Metaphysics and Hermeneutics in the Medieval Platonic Tradition consists of twelve essays originally published between 2006 and 2015, dealing with main trends and specific figures within the medieval Platonic tradition.
Three essays provide general surveys of the transmission of late ancient thought to the Middle Ages with emphasis on the ancient authors, the themes, and their medieval readers, respectively. The remaining essays deal especially with certain major figures in the Platonic tradition, including pseudo-Dionysius the Areopagite, Iohannes Scottus Eriugena, and Nicholas of Cusa. The principal conceptual aim of the collection is to establish the primacy of hermeneutics within the philosophical program developed by these authors: in other words, to argue that their philosophical activity, substantially albeit not exclusively, consists of the reading and evaluation of authoritative texts. The essays also argue that the role of hermeneutics varies in the course of the tradition between being a means towards the development of metaphysical theory and being an integral component of metaphysics itself. In addition, such changes in the status and application of hermeneutics to metaphysics are shown to be accompanied by a shift from emphasizing the connection between logic and philosophy to emphasizing that between rhetoric and philosophy. The collection of essays fills in a lacuna in the history of philosophy in general between the fifth and the fifteenth centuries. It also initiates a dialogue between the metaphysical hermeneutics of medieval Platonism and certain modern theories of hermeneutics, structuralism, and deconstruction.
The book will be of special interest to students of the classical tradition in western thought, and more generally to students of medieval philosophy, theology, history, and literature.
Table of Contents
1. Ancient Philosophy becomes Medieval Philosophy
‘Ancient Philosophy becomes Medieval Philosophy,’ in The Cambridge History of Philosophy in Late Antiquity, ed. Lloyd P. Gerson, Cambridge: Cambridge University Press 2010, pp. 894-914.
2. Philosophy and Humanism
‘Philosophy and Humanism,’ in A Companion to the Medieval World, eds. Carol Lansing and Edward D. English, Chichester: Wiley-Blackwell 2009, pp. 525-543.
3. The First Principles of Latin Neoplatonism
‘The First Principles of Latin Neoplatonism: Augustine, Macrobius, Boethius,’ Vivarium 50, 2012, pp. 113-138.
4. Non-Discursive Thinking in Medieval Platonism
‘Through the Rational to the Supra-Rational. Four Criteria of Non-Discursive Thinking in Medieval Platonism,’ in Universitalità della Ragione. Pluralità delle Filosofie nel Medioevo. XII Congresso Internazionale di Filosofia Medievale, Palermo, 17-22 settembre 2007, I, ed. Alessandro Musco, Palermo: Officina di Studi Medievali 2012, pp. 125-147.
5. The Pseudonymity of Dionysius the Areopagite and the Platonic Tradition
‘The Pseudonymity of Dionysius the Areopagite and the Platonic Tradition,’ in Neoplatonismo Pagano vs. Neoplatonismo Cristiano, Identità e Intersezioni. Atti del Seminario 25-26 settembre 2004, Università di Catania, eds. Maria Di Pasquale Barbanti and Concetto Martello, Catania: Cooperativa Universitaria Editrice Catanese di Magistero 2006, pp. 99-130.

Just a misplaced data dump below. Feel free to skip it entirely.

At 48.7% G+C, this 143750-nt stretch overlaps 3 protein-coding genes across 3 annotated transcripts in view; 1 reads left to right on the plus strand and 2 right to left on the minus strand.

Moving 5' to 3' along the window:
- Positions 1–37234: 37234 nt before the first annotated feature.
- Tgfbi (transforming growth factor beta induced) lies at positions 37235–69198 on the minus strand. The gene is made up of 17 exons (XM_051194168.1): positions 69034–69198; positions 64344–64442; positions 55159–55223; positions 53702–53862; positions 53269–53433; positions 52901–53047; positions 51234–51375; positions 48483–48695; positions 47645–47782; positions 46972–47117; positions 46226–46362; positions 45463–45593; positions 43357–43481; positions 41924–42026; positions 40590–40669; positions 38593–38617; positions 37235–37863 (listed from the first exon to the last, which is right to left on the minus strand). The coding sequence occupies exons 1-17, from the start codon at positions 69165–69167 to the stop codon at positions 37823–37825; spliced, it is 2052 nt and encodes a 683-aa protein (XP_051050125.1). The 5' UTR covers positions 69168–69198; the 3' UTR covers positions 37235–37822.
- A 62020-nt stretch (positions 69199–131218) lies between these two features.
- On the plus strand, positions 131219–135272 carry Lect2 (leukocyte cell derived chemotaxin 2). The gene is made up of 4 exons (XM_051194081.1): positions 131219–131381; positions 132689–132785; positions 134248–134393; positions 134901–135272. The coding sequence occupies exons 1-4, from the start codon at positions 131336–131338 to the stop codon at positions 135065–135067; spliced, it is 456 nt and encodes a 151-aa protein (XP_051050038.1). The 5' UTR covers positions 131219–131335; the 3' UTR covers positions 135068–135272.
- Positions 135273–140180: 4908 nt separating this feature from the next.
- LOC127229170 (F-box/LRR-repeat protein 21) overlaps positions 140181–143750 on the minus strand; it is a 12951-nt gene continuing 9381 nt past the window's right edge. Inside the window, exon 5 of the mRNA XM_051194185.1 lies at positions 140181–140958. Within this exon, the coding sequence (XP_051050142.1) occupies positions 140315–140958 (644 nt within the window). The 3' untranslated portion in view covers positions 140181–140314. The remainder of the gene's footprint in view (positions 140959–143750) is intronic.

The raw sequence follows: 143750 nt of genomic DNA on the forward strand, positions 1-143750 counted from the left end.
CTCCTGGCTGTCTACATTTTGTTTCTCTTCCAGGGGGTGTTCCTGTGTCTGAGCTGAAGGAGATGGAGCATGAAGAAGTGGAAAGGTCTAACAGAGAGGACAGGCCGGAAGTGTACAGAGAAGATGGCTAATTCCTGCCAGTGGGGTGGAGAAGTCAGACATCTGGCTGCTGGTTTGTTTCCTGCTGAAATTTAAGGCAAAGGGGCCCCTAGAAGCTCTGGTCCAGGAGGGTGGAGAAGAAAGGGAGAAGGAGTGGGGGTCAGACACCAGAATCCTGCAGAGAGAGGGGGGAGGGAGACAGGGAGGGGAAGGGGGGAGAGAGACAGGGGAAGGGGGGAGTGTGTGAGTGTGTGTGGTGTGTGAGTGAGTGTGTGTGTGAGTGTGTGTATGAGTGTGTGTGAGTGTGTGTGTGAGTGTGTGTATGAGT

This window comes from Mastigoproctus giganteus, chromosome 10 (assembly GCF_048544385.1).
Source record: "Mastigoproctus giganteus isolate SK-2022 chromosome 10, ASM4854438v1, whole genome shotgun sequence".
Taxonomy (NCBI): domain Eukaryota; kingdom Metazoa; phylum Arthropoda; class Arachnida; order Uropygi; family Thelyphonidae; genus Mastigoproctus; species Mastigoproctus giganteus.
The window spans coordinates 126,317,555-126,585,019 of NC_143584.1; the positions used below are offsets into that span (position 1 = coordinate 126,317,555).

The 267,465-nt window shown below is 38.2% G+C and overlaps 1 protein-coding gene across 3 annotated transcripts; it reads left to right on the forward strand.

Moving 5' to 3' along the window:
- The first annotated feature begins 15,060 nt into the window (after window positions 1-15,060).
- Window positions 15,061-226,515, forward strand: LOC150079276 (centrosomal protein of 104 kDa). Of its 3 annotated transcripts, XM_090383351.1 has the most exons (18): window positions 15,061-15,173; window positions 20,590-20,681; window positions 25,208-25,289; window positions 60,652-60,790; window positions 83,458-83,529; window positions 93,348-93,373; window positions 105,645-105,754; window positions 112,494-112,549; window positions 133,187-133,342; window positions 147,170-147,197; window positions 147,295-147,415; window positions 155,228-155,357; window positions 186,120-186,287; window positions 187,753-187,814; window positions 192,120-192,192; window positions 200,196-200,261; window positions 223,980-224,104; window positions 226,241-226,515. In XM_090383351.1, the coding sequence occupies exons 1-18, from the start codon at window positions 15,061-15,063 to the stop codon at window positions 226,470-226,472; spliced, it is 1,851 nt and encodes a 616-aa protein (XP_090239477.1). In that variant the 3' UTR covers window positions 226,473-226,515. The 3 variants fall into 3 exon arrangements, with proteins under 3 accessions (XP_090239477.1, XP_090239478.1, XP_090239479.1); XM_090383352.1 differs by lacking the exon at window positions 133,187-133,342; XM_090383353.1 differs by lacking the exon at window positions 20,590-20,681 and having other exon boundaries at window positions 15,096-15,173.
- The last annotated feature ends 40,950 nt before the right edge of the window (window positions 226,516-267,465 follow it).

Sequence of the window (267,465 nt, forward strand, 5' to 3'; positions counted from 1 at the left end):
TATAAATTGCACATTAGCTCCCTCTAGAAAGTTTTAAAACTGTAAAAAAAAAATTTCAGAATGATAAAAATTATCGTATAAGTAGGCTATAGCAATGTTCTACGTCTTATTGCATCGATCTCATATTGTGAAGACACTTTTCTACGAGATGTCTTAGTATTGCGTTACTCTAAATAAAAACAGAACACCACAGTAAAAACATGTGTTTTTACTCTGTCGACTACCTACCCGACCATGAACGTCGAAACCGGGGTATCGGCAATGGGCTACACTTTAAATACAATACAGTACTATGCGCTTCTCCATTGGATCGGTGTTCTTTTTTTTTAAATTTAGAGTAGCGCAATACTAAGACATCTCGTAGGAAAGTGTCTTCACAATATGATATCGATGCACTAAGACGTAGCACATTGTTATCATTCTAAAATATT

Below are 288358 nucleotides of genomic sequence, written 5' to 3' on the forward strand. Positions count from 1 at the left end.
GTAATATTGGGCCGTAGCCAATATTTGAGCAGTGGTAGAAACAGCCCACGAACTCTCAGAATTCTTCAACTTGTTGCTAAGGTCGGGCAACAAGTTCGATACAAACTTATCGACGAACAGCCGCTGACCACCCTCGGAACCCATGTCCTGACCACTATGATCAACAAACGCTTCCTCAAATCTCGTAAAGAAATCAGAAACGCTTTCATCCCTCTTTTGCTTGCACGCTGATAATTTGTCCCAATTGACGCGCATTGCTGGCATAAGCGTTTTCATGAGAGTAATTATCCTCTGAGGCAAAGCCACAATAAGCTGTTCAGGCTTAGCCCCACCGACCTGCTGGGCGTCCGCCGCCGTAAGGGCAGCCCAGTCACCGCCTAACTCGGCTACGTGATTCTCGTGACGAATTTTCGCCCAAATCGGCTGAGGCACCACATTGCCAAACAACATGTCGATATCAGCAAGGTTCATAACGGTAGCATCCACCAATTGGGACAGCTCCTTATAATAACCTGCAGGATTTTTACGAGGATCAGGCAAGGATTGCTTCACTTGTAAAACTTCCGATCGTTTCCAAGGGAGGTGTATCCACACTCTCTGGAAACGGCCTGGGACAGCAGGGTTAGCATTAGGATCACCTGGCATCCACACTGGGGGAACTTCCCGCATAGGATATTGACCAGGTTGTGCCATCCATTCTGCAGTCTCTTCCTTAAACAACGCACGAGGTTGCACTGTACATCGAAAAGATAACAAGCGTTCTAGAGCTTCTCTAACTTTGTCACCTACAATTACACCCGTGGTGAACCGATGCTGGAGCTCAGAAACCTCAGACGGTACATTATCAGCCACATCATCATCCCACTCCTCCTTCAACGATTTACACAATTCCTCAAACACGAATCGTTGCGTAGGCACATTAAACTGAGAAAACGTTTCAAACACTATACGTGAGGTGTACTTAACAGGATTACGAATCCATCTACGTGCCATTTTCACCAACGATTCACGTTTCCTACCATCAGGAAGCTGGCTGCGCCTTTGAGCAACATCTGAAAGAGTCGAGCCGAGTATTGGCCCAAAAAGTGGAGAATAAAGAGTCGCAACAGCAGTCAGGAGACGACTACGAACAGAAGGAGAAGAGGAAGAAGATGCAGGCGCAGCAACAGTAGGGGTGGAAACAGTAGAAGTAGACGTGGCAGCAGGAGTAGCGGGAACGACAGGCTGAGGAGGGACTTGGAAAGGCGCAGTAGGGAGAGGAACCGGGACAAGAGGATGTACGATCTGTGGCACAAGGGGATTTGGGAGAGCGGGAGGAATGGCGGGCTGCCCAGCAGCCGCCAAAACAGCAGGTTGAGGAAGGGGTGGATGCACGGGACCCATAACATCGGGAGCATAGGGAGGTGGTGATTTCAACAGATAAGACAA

6. Dionysius’ On Divine Names and Proclus’ Platonic Theology
‘Dionysius’ On Divine Names Revisited. A Structural Analysis,’ Dionysius 28, 2010, pp. 77-96.
7. Eriugena’s Fourfold Contemplation
‘Eriugena’s Fourfold Contemplation. Idealism and Arithmetic,’ in Eriugena, Berkeley and the Idealist Tradition, eds. Stephen Gersh and Dermot Moran, Notre Dame, Indiana: University of Notre Dame Press 2006, pp. 151-167.
8. Eriugena and the Order of the Primordial Causes
‘The Ordo Naturalis of Primordial Causes. Eriugena's Transformation of the Dionysian Doctrine of Divine Names,’ in Philosophie et théologie chez Jean Scot Érigène, ed. Isabelle Moulin, Paris: Vrin 2016, pp. 83-112.
9. Eriugena and Heidegger: An Encounter
‘En-Countering Periphyseon. An Essay in Reading Eriugena and Heidegger,’ in Eriugena and Creation. Proceedings of the Eleventh International Conference on Eriugenian Studies, held in Honor of Edouard Jeauneau, Chicago 9-12 November 2011, eds. Willemien Otten and Michael I. Allen, Turnhout: Brepols 2014, pp. 559-599.
10. Nicholas of Cusa and the Historical Plato.
‘The Virtue of Absence: Nicholas of Cusa and the Historical Plato,’ in Lire les Dialogues, mais lesquels et dans quel ordre? Définitions du corpus et interprétations de Platon, eds. Anne Balansard and Isabelle Koch, Sankt Augustin: Academia Verlag 2013, pp. 117-131.
11. Nicholas of Cusa’s Rewriting of the Anselmian Proslogion
‘Rewriting the Proslogion. Nicholas of Cusa’s Transformation of Anselm of Canterbury’s Proof of the Existence of God,’ Epekeina. International Journal of Ontology, History and Critics 1, 2012, pp. 79-108.
12. Nicholas of Cusa as Summation and Singularity
‘Medieval Platonic Theology. Nicholas of Cusa as Summation and Singularity,’ in The Rebirth of Platonic Theology, Proceedings of a Conference held at The Harvard University Center for Italian Renaissance Studies (Villa I Tatti) and the Istituto Nazionale di Studi sul Rinascimento (Florence 26-27 April 2007), eds. James Hankins and Fabrizio Meroi, Florence: Olschki 2013, pp. 15-45.
Stephen Gersh is Emeritus Professor of Medieval Studies at the University of Notre Dame, USA.